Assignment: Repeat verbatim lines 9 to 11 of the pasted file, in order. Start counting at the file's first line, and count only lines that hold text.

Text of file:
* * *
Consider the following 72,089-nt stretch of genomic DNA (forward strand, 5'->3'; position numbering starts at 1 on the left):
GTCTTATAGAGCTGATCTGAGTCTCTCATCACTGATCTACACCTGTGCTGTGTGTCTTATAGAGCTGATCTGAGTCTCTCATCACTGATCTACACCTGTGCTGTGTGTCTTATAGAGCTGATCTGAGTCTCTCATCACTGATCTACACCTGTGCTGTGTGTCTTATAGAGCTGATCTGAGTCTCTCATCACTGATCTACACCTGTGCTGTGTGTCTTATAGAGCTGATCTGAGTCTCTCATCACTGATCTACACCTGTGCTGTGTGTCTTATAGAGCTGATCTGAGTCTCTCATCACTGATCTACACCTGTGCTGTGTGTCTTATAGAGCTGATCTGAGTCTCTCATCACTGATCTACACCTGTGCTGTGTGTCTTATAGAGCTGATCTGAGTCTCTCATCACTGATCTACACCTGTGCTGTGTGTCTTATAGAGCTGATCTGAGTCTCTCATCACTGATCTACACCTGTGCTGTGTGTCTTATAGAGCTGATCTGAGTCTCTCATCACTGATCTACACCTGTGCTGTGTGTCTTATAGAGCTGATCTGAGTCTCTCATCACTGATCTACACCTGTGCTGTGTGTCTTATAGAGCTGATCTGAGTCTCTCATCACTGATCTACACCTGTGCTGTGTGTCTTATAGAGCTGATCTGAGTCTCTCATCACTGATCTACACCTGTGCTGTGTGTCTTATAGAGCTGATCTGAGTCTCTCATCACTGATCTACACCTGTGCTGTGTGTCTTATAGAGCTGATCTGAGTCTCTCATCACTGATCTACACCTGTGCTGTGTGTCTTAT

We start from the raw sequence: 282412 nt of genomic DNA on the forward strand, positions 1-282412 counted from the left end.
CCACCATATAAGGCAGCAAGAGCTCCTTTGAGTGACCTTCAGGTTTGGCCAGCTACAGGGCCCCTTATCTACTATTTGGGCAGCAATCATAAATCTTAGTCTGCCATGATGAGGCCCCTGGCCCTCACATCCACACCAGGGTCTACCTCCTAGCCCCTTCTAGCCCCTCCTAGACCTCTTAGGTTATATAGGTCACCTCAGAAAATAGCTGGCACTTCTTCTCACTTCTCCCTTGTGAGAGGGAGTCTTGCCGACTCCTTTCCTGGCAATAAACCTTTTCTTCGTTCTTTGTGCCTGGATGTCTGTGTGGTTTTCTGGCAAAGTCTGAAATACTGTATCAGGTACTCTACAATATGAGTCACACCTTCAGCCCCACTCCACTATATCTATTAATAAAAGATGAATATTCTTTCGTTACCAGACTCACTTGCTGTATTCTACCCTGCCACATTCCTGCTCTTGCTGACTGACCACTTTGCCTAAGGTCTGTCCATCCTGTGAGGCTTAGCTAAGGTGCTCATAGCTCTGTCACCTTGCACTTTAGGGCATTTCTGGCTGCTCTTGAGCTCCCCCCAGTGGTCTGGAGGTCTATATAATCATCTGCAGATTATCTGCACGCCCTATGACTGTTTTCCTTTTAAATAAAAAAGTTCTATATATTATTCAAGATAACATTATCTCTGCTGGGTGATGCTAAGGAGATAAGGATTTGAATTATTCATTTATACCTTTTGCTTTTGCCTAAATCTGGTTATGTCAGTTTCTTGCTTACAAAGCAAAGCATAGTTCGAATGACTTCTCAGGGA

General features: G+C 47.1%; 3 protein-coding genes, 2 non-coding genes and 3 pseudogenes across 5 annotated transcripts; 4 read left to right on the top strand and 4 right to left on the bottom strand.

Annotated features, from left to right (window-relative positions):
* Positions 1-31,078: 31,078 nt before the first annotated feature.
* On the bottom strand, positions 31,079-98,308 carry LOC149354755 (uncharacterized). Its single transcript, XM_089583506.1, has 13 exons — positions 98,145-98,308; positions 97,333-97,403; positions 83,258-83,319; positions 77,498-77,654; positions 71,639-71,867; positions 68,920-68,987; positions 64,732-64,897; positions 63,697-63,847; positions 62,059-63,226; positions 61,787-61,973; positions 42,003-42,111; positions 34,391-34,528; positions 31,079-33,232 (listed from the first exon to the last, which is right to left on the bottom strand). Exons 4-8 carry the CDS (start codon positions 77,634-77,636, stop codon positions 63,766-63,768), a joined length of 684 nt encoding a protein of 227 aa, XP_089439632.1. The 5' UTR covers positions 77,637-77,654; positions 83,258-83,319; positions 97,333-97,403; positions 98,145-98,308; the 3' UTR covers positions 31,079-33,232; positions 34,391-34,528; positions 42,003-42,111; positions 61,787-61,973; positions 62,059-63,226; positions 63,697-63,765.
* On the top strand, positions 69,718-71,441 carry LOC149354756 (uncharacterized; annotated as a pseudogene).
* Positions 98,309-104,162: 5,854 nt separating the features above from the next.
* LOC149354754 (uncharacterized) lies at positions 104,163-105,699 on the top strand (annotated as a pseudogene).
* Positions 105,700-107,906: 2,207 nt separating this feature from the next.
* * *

* On the top strand, positions 69,718-71,441 carry LOC149354756 (uncharacterized; annotated as a pseudogene).
* Positions 98,309-104,162: 5,854 nt separating the features above from the next.
* LOC149354754 (uncharacterized) lies at positions 104,163-105,699 on the top strand (annotated as a pseudogene).